Modern and Traditional Cultural life and Festivals

Mongolians are proud of their traditional culture and celebrate it in song, dance and festivals. Although the character of the country is changing rapidly with urbanization, every Mongolian, herders and city dwellers alike, regards his/her cultural heritage with pride. Whether you visit a country-side ger or attend a get-together in Ulaanbaatar, expect someone to start singing and the others to join in. The song may be about horses, love, mother or joys of the open steppe. Clearly, the nomadic life remains close to the heart of every Mongolian.

Cultural performances and sporting events are held year-round. Special events take place in the summer season. One of the most popular is Naadam. Its origin may be similar to the Olympic Games – developed to affirm peace between tribes through sport competition rather than warfare. Naadams are held in every Mongolian soum (province) during the months of July and August.

The grandest is the State Naadam in Ulaanbaatar July 10-13. The opening ceremony is an unworldly and never to be forgotten celebration of Mongolian culture and history.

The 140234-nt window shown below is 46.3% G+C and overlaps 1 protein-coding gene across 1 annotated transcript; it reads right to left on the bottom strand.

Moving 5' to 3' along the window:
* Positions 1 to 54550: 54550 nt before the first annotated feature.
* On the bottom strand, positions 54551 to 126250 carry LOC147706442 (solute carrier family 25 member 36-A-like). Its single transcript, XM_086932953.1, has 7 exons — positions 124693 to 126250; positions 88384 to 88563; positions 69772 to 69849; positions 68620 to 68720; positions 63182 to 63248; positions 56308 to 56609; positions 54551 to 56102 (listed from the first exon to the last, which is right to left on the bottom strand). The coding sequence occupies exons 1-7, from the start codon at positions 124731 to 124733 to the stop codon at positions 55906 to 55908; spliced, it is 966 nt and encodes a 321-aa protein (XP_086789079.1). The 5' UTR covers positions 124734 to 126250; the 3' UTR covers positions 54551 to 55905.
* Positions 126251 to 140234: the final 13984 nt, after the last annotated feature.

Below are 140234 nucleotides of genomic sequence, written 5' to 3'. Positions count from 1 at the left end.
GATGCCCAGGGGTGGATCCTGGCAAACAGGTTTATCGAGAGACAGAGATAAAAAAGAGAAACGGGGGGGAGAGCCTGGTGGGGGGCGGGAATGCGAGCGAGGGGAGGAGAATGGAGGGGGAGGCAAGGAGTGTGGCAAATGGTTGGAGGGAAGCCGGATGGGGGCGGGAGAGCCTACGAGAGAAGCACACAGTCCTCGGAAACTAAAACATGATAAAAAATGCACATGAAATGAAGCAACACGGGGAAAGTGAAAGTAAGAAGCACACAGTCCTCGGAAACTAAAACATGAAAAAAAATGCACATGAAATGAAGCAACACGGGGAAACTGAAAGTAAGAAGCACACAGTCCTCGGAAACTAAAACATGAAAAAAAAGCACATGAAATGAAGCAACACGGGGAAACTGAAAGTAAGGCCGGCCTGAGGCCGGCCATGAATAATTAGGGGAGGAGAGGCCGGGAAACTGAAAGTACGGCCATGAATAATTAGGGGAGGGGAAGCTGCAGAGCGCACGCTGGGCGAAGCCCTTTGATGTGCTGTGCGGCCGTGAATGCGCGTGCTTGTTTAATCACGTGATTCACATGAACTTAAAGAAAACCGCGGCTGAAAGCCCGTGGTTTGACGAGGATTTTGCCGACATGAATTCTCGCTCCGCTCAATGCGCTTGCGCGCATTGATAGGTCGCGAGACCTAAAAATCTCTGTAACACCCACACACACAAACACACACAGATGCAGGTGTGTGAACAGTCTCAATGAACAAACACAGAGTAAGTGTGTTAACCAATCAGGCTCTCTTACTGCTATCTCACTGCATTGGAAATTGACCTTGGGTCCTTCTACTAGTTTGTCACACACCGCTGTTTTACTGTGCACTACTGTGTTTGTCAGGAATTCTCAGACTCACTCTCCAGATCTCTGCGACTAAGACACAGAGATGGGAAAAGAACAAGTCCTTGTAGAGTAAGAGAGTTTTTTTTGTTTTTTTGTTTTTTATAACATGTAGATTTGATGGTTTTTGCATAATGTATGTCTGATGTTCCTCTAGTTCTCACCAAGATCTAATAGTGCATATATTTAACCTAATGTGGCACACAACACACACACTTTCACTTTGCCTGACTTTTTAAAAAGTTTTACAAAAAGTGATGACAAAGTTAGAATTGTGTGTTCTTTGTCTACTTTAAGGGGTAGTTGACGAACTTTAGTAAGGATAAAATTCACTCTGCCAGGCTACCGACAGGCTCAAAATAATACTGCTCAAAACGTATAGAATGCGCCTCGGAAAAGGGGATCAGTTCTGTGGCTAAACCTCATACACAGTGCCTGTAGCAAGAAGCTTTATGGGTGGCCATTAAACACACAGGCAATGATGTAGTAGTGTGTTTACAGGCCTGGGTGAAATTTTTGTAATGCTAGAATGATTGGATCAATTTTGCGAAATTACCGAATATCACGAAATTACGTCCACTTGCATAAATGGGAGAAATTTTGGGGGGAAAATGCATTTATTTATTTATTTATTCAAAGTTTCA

For those who first visit naadam will be intrigued by the variety of costumes people wear, and historic information and state rituals. Therefore, a brief knowledge of what Mongolians are celebrating is useful. Every naadam pays tribute to the following historic events and the nation’s unity as a whole:

  • Foundation of the Hunnu (translated as “People”, and called by westerners as “the Huns”) empire - dated 209 B.C.;
  • Foundation of the Mongol Empire that was formed by Chinggis Khaan, the founding father of modern Mongolia - dated 1206;
  • National Liberation Movement lead by Bogd Khaan and the Independence from the Manchu –dated 1911;
  • National Liberation Movement lead by Bogd Khaan and the Independence from the Manchu – dated 1911;
  • People’s revolution of 1921 that eventually lead Mongolia to communism and modernity;
  • Democratic revolution of 1990 that secured democracy, free market economy and human rights in Mongolia.

Sporting contests follow, archery, horse racing and, of course, Mongolian-style wrestling which begins with 512-1026 contestants and whittles down to a final victor on the evening of July 12. Naadam is like nothing else you will see in the world. Be sure to bring a camera.

Because of the enormous popularity of the Naadam in Ulaanbaatar, the tickets are available only via tourism agencies. However, if you can’t book the Ulaanbaatar naadam tickets, make sure you see local naadams. As naadams take place in every aimag and soum centers (in 350 places in total), one can see a local naadam easily. Some naadam calendars are available on this website.

Mongolian modern culture is thriving. Especially in Ulaanbaatar, one can find many choices of cultural events and clubs.